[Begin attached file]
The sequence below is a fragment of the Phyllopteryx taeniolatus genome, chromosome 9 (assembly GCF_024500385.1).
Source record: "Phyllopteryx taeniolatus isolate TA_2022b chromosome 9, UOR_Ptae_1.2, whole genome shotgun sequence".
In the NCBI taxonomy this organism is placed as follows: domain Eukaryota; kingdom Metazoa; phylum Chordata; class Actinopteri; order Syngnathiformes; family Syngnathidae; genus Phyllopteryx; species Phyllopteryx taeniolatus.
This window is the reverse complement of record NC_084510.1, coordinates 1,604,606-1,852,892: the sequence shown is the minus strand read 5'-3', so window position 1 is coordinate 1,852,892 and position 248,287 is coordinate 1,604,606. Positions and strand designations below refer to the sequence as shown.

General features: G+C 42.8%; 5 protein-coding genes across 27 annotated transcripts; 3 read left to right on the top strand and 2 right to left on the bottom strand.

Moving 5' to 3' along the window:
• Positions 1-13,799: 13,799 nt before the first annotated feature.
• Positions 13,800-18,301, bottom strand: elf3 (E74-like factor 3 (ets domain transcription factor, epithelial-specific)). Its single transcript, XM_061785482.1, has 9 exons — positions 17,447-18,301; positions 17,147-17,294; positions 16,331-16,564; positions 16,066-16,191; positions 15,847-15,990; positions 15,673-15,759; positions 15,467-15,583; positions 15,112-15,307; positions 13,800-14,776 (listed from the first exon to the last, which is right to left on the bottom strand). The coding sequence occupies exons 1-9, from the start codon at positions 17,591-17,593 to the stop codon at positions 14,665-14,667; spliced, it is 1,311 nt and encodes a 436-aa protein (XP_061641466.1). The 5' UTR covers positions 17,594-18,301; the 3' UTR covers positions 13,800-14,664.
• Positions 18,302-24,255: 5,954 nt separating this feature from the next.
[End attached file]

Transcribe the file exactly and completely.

The sequence below is a fragment of the Phyllopteryx taeniolatus genome, chromosome 9 (assembly GCF_024500385.1).
Source record: "Phyllopteryx taeniolatus isolate TA_2022b chromosome 9, UOR_Ptae_1.2, whole genome shotgun sequence".
In the NCBI taxonomy this organism is placed as follows: domain Eukaryota; kingdom Metazoa; phylum Chordata; class Actinopteri; order Syngnathiformes; family Syngnathidae; genus Phyllopteryx; species Phyllopteryx taeniolatus.
This window is the reverse complement of record NC_084510.1, coordinates 1,604,606-1,852,892: the sequence shown is the minus strand read 5'-3', so window position 1 is coordinate 1,852,892 and position 248,287 is coordinate 1,604,606. Positions and strand designations below refer to the sequence as shown.

General features: G+C 42.8%; 5 protein-coding genes across 27 annotated transcripts; 3 read left to right on the top strand and 2 right to left on the bottom strand.

Moving 5' to 3' along the window:
• Positions 1-13,799: 13,799 nt before the first annotated feature.
• Positions 13,800-18,301, bottom strand: elf3 (E74-like factor 3 (ets domain transcription factor, epithelial-specific)). Its single transcript, XM_061785482.1, has 9 exons — positions 17,447-18,301; positions 17,147-17,294; positions 16,331-16,564; positions 16,066-16,191; positions 15,847-15,990; positions 15,673-15,759; positions 15,467-15,583; positions 15,112-15,307; positions 13,800-14,776 (listed from the first exon to the last, which is right to left on the bottom strand). The coding sequence occupies exons 1-9, from the start codon at positions 17,591-17,593 to the stop codon at positions 14,665-14,667; spliced, it is 1,311 nt and encodes a 436-aa protein (XP_061641466.1). The 5' UTR covers positions 17,594-18,301; the 3' UTR covers positions 13,800-14,664.
• Positions 18,302-24,255: 5,954 nt separating this feature from the next.